The spirit that brought our country together in our campaign for the plight in Africa, and united us against the injustices in our world, must lead us to overcome and overwhelm the evil of those who are prepared to commit such horrors.
There are people claiming responsibility for these atrocities, calling on the "nation of Islam and the Arab nation to rejoice" as these acts are "retaliation for the massacres Britain is committing in Iraq and Afghanistan". These people give the lie to religion. Whatever people feel about the current UK foreign policy, this cannot be used as an excuse to murder innocent people going about their business.
Islam does not sanction such murder. Indeed, there is no one with a genuine belief in God who can have sympathy for such evil acts. The pursuit of justice cannot be used as an excuse for committing injustices against others. People who have lost their way in life have challenged our values. We must reply with a united voice.
Two of the areas targeted have large Muslim communities. In fact, one in seven Londoners is a Muslim. This should make us all realise that the perpetrators of these crimes do not believe that any life has value: Christian or Muslim, Jew or Hindu, Buddhist or Sikh. They value no race either. Rather, they revel only in the indiscriminate killing of the innocent, and thus we are all their victims.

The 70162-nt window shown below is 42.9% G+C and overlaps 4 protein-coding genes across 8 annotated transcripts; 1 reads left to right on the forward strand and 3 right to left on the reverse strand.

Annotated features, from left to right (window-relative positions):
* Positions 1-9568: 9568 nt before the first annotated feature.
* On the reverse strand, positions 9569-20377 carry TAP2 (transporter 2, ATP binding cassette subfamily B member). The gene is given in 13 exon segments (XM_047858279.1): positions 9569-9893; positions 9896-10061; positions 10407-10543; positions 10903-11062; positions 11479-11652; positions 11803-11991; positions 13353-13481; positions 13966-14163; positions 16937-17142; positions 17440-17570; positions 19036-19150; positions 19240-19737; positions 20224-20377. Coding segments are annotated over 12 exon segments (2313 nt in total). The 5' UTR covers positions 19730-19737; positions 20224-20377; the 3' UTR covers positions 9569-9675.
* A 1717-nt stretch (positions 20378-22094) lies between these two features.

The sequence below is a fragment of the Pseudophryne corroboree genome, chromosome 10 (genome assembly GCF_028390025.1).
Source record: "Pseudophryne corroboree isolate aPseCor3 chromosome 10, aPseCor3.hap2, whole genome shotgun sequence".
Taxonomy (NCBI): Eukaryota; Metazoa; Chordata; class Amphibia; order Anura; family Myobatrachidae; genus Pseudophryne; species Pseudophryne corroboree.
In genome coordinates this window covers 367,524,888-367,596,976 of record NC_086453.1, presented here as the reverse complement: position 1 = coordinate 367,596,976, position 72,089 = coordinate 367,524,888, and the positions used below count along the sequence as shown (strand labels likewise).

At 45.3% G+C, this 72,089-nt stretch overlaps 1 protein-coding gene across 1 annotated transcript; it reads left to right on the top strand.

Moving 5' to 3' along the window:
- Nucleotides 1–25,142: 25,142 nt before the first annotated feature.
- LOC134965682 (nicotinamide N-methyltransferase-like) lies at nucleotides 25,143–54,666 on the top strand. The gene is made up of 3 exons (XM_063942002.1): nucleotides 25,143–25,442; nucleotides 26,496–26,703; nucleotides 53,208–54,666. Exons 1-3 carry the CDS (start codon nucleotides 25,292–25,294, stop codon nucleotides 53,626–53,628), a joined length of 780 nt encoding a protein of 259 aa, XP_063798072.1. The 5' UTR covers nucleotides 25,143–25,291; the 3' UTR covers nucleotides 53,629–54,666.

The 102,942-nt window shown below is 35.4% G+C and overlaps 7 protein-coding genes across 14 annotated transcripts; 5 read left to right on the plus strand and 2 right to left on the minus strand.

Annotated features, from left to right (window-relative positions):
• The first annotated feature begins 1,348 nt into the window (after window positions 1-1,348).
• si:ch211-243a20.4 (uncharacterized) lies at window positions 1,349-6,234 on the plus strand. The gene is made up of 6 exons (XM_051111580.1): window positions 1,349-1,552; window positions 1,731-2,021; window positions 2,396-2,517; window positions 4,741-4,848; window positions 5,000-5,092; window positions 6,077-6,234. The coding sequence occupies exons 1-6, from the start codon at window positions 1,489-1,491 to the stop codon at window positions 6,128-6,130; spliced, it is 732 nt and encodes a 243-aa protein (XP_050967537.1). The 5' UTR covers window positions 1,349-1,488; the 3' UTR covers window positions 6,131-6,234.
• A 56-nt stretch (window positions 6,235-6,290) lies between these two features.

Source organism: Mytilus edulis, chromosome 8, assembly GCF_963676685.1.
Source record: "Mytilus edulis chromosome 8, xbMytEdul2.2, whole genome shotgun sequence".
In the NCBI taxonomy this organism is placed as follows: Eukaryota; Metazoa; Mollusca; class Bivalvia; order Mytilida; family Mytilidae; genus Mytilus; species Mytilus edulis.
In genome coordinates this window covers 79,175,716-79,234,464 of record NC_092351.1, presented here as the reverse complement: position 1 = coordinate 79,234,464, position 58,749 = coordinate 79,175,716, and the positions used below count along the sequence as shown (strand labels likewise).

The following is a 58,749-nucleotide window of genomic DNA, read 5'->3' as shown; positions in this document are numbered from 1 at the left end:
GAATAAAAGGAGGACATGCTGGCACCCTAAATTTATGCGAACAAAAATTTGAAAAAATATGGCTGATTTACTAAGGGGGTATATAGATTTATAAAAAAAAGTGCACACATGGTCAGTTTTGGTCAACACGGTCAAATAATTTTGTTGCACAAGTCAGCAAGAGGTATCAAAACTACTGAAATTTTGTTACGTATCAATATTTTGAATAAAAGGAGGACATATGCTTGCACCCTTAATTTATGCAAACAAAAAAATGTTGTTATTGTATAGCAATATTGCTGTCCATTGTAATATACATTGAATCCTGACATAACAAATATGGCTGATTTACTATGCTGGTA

However, out of such darkness there can be a dawn. Although there will be some who use these atrocities to sow division and hatred, amid some hate mail to UK Muslim websites there have been many messages of concern. People simply wanting to extend the hand of friendship and to make sure that as Muslims we do not feel vulnerable and exposed, as was the case after September 11. Such is the great spirit of London that I am convinced Londoners of all faiths and none will stand firm and resolute against this aggression.
They are right, insofar as the routine association between Islam and terrorism is often expressed in simplistic and loaded terms. But the tired mantra of denial also evades a real problem within Muslim communities, one that has sharpened and deepened since 9/11: the way that an increasing number of Muslims are turning to the rhetoric and religious justification of literalist, jihadi scholars...